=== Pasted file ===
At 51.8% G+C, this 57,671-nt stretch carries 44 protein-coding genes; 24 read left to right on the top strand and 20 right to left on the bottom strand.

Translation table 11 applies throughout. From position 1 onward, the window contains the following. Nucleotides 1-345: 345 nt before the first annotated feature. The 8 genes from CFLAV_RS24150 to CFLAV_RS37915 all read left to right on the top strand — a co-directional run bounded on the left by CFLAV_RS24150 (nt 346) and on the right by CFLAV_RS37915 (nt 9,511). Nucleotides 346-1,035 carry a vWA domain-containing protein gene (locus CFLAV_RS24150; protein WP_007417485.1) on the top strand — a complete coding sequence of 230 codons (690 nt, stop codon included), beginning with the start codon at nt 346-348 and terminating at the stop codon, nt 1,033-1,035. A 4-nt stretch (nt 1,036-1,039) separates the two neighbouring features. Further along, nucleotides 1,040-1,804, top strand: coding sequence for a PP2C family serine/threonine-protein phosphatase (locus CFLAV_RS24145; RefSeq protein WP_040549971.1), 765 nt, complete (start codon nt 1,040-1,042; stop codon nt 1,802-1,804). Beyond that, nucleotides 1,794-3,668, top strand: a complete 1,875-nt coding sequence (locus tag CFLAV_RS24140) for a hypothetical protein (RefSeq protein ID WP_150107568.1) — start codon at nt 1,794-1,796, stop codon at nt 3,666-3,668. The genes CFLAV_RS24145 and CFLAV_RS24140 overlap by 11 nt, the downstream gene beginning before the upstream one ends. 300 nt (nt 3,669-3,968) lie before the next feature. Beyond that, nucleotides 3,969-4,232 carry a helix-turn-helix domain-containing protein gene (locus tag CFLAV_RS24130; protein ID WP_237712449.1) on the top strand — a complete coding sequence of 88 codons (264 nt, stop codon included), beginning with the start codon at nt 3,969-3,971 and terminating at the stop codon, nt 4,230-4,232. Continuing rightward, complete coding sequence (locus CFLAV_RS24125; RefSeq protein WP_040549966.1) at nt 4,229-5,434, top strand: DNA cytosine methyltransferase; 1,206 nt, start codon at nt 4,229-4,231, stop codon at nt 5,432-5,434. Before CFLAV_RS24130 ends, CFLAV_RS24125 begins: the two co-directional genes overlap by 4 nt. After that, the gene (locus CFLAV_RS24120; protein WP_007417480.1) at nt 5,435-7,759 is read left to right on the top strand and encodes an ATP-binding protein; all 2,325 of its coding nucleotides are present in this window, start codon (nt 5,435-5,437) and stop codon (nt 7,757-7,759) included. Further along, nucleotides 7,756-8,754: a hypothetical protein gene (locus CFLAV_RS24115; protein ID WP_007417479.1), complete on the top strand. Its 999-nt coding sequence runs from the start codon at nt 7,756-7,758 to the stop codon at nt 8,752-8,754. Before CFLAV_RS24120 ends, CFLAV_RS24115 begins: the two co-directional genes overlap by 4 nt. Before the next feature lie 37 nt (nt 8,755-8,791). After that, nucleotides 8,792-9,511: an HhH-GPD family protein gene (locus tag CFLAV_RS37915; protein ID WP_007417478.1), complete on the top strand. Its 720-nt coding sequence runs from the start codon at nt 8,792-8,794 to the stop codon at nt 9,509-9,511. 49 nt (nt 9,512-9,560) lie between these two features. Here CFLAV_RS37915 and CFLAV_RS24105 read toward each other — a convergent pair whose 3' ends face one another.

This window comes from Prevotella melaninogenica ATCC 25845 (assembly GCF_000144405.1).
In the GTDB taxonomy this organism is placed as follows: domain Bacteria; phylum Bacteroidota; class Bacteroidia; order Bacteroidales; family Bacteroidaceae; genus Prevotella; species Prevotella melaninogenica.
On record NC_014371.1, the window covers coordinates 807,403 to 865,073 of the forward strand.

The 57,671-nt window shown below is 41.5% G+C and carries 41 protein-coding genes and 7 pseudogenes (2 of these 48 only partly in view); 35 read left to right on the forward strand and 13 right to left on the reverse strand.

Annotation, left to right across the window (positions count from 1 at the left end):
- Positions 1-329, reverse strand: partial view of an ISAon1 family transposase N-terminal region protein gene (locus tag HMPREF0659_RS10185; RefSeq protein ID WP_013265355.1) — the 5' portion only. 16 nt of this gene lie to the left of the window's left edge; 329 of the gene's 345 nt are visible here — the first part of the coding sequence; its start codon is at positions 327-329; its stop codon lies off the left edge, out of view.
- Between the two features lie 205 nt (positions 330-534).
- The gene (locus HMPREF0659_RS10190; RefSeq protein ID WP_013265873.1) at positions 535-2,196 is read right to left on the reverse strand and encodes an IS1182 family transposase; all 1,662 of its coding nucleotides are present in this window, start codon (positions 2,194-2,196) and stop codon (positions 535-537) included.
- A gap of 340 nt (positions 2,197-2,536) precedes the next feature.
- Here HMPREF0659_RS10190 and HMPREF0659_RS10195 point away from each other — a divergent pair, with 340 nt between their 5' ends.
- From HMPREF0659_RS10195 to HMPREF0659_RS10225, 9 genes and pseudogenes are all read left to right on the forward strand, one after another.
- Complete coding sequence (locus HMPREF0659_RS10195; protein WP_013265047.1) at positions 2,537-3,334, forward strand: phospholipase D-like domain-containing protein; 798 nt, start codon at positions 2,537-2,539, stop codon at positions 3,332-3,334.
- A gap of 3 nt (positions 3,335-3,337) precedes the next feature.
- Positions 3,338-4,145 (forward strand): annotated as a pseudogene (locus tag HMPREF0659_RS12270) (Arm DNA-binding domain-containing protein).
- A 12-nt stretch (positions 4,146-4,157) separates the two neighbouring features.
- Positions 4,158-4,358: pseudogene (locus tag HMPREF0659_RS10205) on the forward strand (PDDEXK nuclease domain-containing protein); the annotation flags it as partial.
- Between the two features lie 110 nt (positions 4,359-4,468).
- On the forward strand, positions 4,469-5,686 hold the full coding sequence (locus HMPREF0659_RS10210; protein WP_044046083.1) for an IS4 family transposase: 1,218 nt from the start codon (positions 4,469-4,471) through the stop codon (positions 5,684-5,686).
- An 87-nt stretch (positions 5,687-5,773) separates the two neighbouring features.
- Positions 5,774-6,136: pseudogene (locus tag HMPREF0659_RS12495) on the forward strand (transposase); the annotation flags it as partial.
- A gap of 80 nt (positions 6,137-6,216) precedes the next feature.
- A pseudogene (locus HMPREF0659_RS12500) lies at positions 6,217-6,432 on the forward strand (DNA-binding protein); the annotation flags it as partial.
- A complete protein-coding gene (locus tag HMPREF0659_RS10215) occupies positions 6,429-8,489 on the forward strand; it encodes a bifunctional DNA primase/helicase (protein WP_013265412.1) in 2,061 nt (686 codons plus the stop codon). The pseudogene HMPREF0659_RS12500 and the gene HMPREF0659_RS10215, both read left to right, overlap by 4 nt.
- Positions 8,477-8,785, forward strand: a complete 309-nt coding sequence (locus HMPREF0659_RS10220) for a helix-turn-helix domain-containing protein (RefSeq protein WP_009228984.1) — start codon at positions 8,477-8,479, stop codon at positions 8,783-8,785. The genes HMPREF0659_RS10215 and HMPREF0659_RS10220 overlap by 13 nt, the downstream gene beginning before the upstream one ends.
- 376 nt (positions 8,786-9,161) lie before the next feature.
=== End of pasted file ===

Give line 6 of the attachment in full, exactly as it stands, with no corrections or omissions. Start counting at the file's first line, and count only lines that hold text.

The 57,671-nt window shown below is 41.5% G+C and carries 41 protein-coding genes and 7 pseudogenes (2 of these 48 only partly in view); 35 read left to right on the forward strand and 13 right to left on the reverse strand.